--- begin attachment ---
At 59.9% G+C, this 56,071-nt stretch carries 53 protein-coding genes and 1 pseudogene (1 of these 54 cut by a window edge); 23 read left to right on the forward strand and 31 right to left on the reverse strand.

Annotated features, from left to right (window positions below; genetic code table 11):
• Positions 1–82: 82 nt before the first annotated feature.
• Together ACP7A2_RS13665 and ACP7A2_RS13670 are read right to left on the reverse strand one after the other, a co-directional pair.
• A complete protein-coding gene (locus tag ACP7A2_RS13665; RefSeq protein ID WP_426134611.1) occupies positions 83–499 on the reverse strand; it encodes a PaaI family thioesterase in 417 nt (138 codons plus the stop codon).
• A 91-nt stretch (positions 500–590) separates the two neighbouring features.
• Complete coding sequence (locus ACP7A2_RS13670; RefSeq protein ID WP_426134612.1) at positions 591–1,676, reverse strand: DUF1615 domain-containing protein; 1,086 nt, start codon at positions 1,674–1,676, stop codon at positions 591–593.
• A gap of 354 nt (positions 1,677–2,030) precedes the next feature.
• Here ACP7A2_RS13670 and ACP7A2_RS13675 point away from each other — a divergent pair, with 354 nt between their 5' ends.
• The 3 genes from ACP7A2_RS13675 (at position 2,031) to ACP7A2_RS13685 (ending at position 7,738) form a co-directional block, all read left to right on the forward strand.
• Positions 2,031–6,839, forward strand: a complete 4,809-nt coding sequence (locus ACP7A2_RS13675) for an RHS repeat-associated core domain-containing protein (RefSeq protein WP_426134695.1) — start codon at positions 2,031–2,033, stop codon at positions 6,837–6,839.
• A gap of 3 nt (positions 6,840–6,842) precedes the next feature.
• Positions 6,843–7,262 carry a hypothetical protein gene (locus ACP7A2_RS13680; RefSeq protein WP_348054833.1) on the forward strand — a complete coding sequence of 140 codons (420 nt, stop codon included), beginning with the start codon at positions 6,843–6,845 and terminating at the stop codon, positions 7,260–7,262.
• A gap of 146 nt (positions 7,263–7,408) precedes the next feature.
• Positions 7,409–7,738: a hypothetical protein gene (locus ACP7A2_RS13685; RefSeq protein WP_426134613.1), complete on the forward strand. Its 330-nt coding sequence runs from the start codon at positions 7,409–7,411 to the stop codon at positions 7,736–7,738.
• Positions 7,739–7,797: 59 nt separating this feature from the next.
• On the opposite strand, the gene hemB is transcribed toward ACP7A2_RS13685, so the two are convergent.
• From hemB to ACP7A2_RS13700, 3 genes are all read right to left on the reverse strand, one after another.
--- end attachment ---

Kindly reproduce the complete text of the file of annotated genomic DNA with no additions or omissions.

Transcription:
At 59.9% G+C, this 56,071-nt stretch carries 53 protein-coding genes and 1 pseudogene (1 of these 54 cut by a window edge); 23 read left to right on the forward strand and 31 right to left on the reverse strand.

Annotated features, from left to right (window positions below; genetic code table 11):
• Positions 1–82: 82 nt before the first annotated feature.
• Together ACP7A2_RS13665 and ACP7A2_RS13670 are read right to left on the reverse strand one after the other, a co-directional pair.
• A complete protein-coding gene (locus tag ACP7A2_RS13665; RefSeq protein ID WP_426134611.1) occupies positions 83–499 on the reverse strand; it encodes a PaaI family thioesterase in 417 nt (138 codons plus the stop codon).
• A 91-nt stretch (positions 500–590) separates the two neighbouring features.
• Complete coding sequence (locus ACP7A2_RS13670; RefSeq protein ID WP_426134612.1) at positions 591–1,676, reverse strand: DUF1615 domain-containing protein; 1,086 nt, start codon at positions 1,674–1,676, stop codon at positions 591–593.
• A gap of 354 nt (positions 1,677–2,030) precedes the next feature.
• Here ACP7A2_RS13670 and ACP7A2_RS13675 point away from each other — a divergent pair, with 354 nt between their 5' ends.
• The 3 genes from ACP7A2_RS13675 (at position 2,031) to ACP7A2_RS13685 (ending at position 7,738) form a co-directional block, all read left to right on the forward strand.
• Positions 2,031–6,839, forward strand: a complete 4,809-nt coding sequence (locus ACP7A2_RS13675) for an RHS repeat-associated core domain-containing protein (RefSeq protein WP_426134695.1) — start codon at positions 2,031–2,033, stop codon at positions 6,837–6,839.
• A gap of 3 nt (positions 6,840–6,842) precedes the next feature.
• Positions 6,843–7,262 carry a hypothetical protein gene (locus ACP7A2_RS13680; RefSeq protein WP_348054833.1) on the forward strand — a complete coding sequence of 140 codons (420 nt, stop codon included), beginning with the start codon at positions 6,843–6,845 and terminating at the stop codon, positions 7,260–7,262.
• A gap of 146 nt (positions 7,263–7,408) precedes the next feature.
• Positions 7,409–7,738: a hypothetical protein gene (locus ACP7A2_RS13685; RefSeq protein WP_426134613.1), complete on the forward strand. Its 330-nt coding sequence runs from the start codon at positions 7,409–7,411 to the stop codon at positions 7,736–7,738.
• Positions 7,739–7,797: 59 nt separating this feature from the next.
• On the opposite strand, the gene hemB is transcribed toward ACP7A2_RS13685, so the two are convergent.
• From hemB to ACP7A2_RS13700, 3 genes are all read right to left on the reverse strand, one after another.